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dc.contributor.authorChiu, Rocco
dc.contributor.authorCox, Christopher R
dc.contributor.authorLambon Ralph, Matthew
dc.date.accessioned2022-06-21T23:30:53Z
dc.date.available2022-06-21T23:30:53Z
dc.date.issued2022-04-08
dc.identifier.issn1047-3211
dc.identifier.urihttps://www.repository.cam.ac.uk/handle/1810/338276
dc.description.abstractResearch of social neuroscience establishes that regions in the brain's default-mode network (DN) and semantic network (SN) are engaged by socio-cognitive tasks. Research of the human connectome shows that DN and SN regions are both situated at the transmodal end of a cortical gradient but differ in their loci along this gradient. Here we integrated these 2 bodies of research, used the psychological continuity of self versus other as a "test-case," and used functional magnetic resonance imaging to investigate whether these 2 networks would encode social concepts differently. We found a robust dissociation between the DN and SN-while both networks contained sufficient information for decoding broad-stroke distinction of social categories, the DN carried more generalizable information for cross-classifying across social distance and emotive valence than did the SN. We also found that the overarching distinction of self versus other was a principal divider of the representational space while social distance was an auxiliary factor (subdivision, nested within the principal dimension), and this representational landscape was more manifested in the DN than in the SN. Taken together, our findings demonstrate how insights from connectome research can benefit social neuroscience and have implications for clarifying the 2 networks' differential contributions to social cognition.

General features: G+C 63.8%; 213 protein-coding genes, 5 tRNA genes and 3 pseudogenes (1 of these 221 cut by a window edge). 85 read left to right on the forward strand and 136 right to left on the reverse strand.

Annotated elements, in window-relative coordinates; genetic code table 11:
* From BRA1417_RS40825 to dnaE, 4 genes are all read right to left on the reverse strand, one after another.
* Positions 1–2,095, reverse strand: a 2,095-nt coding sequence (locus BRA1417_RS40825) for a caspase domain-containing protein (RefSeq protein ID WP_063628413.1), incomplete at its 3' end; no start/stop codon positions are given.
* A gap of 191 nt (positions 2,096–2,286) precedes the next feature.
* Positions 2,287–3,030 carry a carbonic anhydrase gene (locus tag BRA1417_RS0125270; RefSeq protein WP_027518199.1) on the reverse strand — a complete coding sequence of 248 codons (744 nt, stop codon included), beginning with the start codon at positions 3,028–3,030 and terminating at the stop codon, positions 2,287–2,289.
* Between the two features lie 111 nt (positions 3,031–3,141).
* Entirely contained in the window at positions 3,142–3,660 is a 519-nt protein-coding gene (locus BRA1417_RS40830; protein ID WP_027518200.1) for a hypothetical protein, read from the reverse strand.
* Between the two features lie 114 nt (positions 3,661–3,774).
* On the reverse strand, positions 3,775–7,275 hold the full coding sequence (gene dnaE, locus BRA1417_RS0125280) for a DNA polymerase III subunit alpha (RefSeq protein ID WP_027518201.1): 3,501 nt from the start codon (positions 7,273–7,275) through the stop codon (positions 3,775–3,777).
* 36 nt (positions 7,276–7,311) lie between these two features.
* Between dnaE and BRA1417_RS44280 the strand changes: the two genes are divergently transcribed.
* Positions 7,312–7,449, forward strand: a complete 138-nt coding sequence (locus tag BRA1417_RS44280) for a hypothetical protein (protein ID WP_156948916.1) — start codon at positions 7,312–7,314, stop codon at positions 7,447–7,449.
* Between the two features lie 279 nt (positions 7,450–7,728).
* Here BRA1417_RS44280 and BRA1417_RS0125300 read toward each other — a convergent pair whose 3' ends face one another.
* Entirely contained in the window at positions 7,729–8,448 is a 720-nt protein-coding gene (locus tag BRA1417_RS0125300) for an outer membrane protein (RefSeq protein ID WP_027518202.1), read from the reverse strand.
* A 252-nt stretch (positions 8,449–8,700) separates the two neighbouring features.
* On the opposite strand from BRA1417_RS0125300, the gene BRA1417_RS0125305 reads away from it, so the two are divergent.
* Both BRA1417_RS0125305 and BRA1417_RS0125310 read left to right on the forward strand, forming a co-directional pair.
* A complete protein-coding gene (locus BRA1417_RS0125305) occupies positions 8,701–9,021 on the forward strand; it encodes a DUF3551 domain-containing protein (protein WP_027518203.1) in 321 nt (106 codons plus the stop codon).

dc.format.mediumPrint-Electronic
dc.publisherOxford University Press (OUP)
dc.rightsAttribution 4.0 International
dc.rights.urihttps://creativecommons.org/licenses/by/4.0/
dc.subjectMVPA
dc.subjectcortical organization
dc.subjectdefault-mode network
dc.subjectself
dc.subjectsemantic network
dc.titleBipartite functional fractionation within the neural system for social cognition supports the psychological continuity of self versus other.
dc.typeArticle
dc.publisher.departmentMrc Cognition And Brain Sciences Unit
dc.publisher.departmentDepartment of Psychiatry
dc.date.updated2022-06-21T07:51:37Z
prism.publicationDate2022
prism.publicationNameCereb Cortex
prism.startingPagebhac135
dc.identifier.doi10.17863/CAM.85684
dcterms.dateAccepted2022-03-14
rioxxterms.versionofrecord10.1093/cercor/bhac135
rioxxterms.versionVoR
dc.contributor.orcidChiu, Rocco [0000-0002-3009-8075]
dc.contributor.orcidCox, Christopher R [0000-0001-8287-3865]
dc.contributor.orcidLambon Ralph, Matthew [0000-0001-5907-2488]
dc.identifier.eissn1460-2199
rioxxterms.typeJournal Article/Review
pubs.funder-project-idWellcome Trust (201381/A/16/Z)
cam.issuedOnline2022-04-08
cam.depositDate2022-06-21
pubs.licence-identifierapollo-deposit-licence-2-1
pubs.licence-display-nameApollo Repository Deposit Licence Agreement


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Attribution 4.0 International
Except where otherwise noted, this item's licence is described as Attribution 4.0 International